She wanted her DVD player fixed; she got a DVD

  • Updated: February 12, 2011 - 7:00 PM

Linda Krienke, of Minnetonka, thought she would have a replacement for her broken Sony Blu-ray DVD player by Thanksgiving -- then Christmas. She's been waiting since October. The DVD player, her husband's retirement present, broke last fall and Krienke sent it to the company for repair.

She didn't hear anything until December, when she called and was told that the device was beyond repair and she would get a replacement. Another month went by and Krienke still hadn't heard anything. The couple couldn't use their home theater system without the Blu-ray player. She continued to call and ask for an update on the situation.

Last week, she finally got a response, of sorts. Sony sent her a small envelope containing DVD titled "disc update" that, presumably, would have upgraded her broken and still-missing DVD player. Krienke was fed up and called Whistleblower.

"I was totally let down," she said. "This has got to be the last straw of misunderstanding."

The next day, she got calls from two customer service representatives. A spokesman for Sony told Whistleblower that the company was sending the replacement Blu-ray player, but if somehow there was another screw-up, she would be reimbursed.

New twist on the grandparent scam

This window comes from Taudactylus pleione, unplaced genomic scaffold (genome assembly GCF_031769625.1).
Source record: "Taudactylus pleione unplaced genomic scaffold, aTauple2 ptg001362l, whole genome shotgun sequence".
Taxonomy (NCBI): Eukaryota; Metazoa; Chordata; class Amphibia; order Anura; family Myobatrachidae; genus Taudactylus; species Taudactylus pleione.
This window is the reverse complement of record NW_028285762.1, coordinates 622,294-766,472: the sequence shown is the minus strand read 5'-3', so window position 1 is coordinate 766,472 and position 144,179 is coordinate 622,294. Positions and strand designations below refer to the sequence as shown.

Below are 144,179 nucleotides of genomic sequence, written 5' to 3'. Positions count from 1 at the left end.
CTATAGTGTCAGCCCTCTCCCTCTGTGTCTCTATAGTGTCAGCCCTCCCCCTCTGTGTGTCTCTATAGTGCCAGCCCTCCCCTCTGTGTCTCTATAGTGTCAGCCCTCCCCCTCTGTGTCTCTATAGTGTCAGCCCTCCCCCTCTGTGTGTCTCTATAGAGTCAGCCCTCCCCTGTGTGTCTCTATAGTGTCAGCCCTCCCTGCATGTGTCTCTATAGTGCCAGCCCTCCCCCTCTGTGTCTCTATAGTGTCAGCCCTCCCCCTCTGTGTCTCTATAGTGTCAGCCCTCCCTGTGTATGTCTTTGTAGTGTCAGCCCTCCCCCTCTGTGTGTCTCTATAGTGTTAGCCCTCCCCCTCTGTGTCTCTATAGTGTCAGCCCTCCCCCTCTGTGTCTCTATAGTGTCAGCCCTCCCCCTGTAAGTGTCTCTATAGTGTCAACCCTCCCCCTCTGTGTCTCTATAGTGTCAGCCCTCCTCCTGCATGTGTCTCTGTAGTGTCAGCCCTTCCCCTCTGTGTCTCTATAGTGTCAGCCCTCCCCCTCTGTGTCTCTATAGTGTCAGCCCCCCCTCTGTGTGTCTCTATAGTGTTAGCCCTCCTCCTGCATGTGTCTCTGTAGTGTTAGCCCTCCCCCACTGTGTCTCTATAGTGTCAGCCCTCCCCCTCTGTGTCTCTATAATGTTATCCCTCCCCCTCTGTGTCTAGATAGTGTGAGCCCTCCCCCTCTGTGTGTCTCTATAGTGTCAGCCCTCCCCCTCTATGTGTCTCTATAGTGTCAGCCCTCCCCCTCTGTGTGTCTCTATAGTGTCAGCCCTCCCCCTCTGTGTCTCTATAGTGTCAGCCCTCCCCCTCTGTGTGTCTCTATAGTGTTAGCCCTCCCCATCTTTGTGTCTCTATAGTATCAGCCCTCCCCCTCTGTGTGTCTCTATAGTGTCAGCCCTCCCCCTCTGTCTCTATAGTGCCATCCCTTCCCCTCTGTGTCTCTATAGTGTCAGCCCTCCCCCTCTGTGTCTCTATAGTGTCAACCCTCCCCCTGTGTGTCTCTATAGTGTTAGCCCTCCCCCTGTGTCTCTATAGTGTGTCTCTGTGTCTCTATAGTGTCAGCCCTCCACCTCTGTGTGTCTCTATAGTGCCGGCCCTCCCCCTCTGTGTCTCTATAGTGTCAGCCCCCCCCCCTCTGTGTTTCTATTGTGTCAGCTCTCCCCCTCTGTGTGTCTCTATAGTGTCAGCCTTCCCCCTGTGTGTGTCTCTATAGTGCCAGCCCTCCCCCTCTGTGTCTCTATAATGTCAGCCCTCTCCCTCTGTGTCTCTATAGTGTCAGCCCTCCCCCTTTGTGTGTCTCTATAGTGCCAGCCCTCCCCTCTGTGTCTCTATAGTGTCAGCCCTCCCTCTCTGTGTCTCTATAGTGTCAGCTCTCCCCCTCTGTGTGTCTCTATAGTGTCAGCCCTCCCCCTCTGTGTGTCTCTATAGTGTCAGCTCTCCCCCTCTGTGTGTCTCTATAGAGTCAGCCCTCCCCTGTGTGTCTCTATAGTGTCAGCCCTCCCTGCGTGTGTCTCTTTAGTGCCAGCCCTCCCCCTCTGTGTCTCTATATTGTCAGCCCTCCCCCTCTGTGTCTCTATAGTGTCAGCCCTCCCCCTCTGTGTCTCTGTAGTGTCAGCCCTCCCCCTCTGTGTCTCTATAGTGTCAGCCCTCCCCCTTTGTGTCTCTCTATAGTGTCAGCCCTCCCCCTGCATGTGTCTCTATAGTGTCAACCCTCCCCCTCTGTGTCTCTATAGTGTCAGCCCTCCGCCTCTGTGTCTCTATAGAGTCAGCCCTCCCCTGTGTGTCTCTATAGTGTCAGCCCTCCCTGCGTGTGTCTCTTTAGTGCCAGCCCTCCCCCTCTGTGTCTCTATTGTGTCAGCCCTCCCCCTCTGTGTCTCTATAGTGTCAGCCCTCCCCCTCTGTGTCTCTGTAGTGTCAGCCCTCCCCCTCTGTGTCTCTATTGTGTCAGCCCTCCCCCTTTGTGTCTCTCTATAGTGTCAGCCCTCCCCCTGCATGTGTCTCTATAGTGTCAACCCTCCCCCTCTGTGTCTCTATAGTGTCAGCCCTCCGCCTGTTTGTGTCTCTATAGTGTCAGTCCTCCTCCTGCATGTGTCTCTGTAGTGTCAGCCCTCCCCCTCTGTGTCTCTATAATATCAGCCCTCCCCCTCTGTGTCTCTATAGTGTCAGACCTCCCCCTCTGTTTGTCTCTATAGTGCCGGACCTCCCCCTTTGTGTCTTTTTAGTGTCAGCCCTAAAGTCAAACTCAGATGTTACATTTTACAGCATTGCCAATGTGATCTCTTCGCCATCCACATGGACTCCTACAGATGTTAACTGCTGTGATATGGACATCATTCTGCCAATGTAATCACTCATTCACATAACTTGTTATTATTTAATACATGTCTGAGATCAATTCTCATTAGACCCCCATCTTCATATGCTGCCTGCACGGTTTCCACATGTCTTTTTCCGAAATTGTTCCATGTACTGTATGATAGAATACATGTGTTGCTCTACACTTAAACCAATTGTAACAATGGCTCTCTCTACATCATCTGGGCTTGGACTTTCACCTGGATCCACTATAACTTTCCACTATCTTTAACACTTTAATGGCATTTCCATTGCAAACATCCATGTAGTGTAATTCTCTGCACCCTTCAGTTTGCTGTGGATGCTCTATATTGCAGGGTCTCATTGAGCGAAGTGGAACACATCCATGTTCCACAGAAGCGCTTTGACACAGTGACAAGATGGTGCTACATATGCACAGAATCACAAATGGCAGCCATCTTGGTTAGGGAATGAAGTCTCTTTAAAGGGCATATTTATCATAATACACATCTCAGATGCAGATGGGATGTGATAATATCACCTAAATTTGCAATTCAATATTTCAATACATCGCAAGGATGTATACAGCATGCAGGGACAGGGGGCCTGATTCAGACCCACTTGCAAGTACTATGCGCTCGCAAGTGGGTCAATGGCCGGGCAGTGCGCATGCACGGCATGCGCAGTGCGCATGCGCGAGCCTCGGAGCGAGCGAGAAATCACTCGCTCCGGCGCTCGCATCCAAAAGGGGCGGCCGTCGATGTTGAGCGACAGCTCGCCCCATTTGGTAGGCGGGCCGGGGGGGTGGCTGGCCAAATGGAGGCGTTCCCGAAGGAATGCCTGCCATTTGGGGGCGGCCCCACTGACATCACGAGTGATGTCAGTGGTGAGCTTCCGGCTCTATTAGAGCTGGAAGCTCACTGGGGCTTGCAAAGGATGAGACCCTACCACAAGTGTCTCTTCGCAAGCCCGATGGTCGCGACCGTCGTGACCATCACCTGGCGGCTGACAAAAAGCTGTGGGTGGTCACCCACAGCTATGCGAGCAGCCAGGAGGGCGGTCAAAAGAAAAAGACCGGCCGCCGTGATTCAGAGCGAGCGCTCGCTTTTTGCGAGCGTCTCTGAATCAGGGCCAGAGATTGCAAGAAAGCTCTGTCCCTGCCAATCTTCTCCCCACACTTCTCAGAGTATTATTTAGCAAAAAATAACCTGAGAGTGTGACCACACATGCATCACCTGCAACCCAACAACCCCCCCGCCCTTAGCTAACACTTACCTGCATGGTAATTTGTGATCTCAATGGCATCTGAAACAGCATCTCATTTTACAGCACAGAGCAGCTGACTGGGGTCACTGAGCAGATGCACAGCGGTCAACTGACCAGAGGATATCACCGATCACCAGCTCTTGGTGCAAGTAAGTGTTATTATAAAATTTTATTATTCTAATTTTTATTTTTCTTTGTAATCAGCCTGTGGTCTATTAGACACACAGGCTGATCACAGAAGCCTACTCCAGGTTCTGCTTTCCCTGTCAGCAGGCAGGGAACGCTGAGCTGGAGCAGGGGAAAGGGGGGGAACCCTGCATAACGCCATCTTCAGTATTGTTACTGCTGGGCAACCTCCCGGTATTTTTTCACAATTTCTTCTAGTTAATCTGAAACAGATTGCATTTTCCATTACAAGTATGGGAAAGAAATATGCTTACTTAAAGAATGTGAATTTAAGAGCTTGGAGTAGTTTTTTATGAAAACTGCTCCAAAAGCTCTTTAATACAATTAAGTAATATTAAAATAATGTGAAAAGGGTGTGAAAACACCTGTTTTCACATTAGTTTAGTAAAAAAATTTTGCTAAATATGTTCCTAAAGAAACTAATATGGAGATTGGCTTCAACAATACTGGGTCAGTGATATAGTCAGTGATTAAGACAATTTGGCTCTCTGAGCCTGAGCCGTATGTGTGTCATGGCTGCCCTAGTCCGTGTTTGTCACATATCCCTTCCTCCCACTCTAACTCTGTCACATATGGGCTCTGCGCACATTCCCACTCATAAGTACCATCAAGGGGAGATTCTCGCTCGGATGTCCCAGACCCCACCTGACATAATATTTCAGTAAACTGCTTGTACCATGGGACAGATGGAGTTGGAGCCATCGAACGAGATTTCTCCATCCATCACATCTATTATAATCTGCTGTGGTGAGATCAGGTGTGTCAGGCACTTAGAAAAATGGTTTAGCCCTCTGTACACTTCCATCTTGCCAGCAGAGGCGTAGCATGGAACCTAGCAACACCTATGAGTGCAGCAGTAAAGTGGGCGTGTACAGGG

Business owners are the new grandparents in the scamming world, according to the Better Business Bureau. A scam that has long preyed on the elderly is turning to business as a new source of victims. The BBB said firms have reported receiving calls from blocked phone numbers where the caller claims to be a police detective. The business owner is then asked to provide bail money for an employee who is in the hospital after a drunken-driving-related accident. Just like in the grandparent scam, the would-be thief tries to get the person who answers the phone to give up details, such as the name of an employee. The BBB said when some callers were pressed for the name of the employee, they would reply with "it's someone you'd least expect."

To avoid this scam, business owners are urged to ask specific questions and train employees on how to respond if they get such a call.

COMPILED BY THE WHISTLEBLOWER STAFF

  • get related content delivered to your inbox

  • manage my email subscriptions
 
Close